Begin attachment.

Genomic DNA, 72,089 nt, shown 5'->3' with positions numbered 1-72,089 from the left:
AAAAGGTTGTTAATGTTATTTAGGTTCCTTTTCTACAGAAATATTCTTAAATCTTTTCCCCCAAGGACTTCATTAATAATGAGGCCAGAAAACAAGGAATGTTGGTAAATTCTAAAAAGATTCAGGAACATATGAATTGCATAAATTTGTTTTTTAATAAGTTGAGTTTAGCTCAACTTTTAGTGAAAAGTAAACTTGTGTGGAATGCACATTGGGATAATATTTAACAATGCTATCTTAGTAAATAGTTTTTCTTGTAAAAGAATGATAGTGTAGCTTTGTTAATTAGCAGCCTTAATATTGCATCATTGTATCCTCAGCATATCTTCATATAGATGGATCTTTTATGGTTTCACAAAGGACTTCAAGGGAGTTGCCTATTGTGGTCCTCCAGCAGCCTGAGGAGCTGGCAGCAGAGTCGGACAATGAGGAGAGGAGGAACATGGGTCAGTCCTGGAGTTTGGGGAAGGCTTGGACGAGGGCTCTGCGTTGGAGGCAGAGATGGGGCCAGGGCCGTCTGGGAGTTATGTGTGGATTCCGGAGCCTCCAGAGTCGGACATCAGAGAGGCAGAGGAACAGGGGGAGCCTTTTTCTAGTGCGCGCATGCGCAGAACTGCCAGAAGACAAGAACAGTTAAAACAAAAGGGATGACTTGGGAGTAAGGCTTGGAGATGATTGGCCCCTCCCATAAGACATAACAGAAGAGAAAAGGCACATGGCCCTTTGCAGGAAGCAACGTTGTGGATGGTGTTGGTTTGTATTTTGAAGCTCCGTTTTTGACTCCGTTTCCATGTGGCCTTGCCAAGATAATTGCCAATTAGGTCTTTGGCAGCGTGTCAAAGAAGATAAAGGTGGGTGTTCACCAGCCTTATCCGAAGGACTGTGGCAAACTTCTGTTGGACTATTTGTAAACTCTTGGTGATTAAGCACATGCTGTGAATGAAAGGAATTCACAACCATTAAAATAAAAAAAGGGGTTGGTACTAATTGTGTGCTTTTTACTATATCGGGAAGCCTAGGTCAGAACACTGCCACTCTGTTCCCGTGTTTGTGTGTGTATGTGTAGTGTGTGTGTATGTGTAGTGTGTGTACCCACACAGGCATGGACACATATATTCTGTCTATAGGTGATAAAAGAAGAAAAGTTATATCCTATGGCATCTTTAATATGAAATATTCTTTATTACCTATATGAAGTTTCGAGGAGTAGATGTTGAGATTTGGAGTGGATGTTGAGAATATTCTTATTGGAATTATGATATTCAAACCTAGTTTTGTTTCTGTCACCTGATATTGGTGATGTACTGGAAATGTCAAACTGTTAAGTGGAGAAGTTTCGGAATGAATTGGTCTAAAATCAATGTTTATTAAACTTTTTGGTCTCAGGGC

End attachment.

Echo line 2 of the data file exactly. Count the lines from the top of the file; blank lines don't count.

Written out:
AAAAGGTTGTTAATGTTATTTAGGTTCCTTTTCTACAGAAATATTCTTAAATCTTTTCCCCCAAGGACTTCATTAATAATGAGGCCAGAAAACAAGGAATGTTGGTAAATTCTAAAAAGATTCAGGAACATATGAATTGCATAAATTTGTTTTTTAATAAGTTGAGTTTAGCTCAACTTTTAGTGAAAAGTAAACTTGTGTGGAATGCACATTGGGATAATATTTAACAATGCTATCTTAGTAAATAGTTTTTCTTGTAAAAGAATGATAGTGTAGCTTTGTTAATTAGCAGCCTTAATATTGCATCATTGTATCCTCAGCATATCTTCATATAGATGGATCTTTTATGGTTTCACAAAGGACTTCAAGGGAGTTGCCTATTGTGGTCCTCCAGCAGCCTGAGGAGCTGGCAGCAGAGTCGGACAATGAGGAGAGGAGGAACATGGGTCAGTCCTGGAGTTTGGGGAAGGCTTGGACGAGGGCTCTGCGTTGGAGGCAGAGATGGGGCCAGGGCCGTCTGGGAGTTATGTGTGGATTCCGGAGCCTCCAGAGTCGGACATCAGAGAGGCAGAGGAACAGGGGGAGCCTTTTTCTAGTGCGCGCATGCGCAGAACTGCCAGAAGACAAGAACAGTTAAAACAAAAGGGATGACTTGGGAGTAAGGCTTGGAGATGATTGGCCCCTCCCATAAGACATAACAGAAGAGAAAAGGCACATGGCCCTTTGCAGGAAGCAACGTTGTGGATGGTGTTGGTTTGTATTTTGAAGCTCCGTTTTTGACTCCGTTTCCATGTGGCCTTGCCAAGATAATTGCCAATTAGGTCTTTGGCAGCGTGTCAAAGAAGATAAAGGTGGGTGTTCACCAGCCTTATCCGAAGGACTGTGGCAAACTTCTGTTGGACTATTTGTAAACTCTTGGTGATTAAGCACATGCTGTGAATGAAAGGAATTCACAACCATTAAAATAAAAAAAGGGGTTGGTACTAATTGTGTGCTTTTTACTATATCGGGAAGCCTAGGTCAGAACACTGCCACTCTGTTCCCGTGTTTGTGTGTGTATGTGTAGTGTGTGTGTATGTGTAGTGTGTGTACCCACACAGGCATGGACACATATATTCTGTCTATAGGTGATAAAAGAAGAAAAGTTATATCCTATGGCATCTTTAATATGAAATATTCTTTATTACCTATATGAAGTTTCGAGGAGTAGATGTTGAGATTTGGAGTGGATGTTGAGAATATTCTTATTGGAATTATGATATTCAAACCTAGTTTTGTTTCTGTCACCTGATATTGGTGATGTACTGGAAATGTCAAACTGTTAAGTGGAGAAGTTTCGGAATGAATTGGTCTAAAATCAATGTTTATTAAACTTTTTGGTCTCAGGGC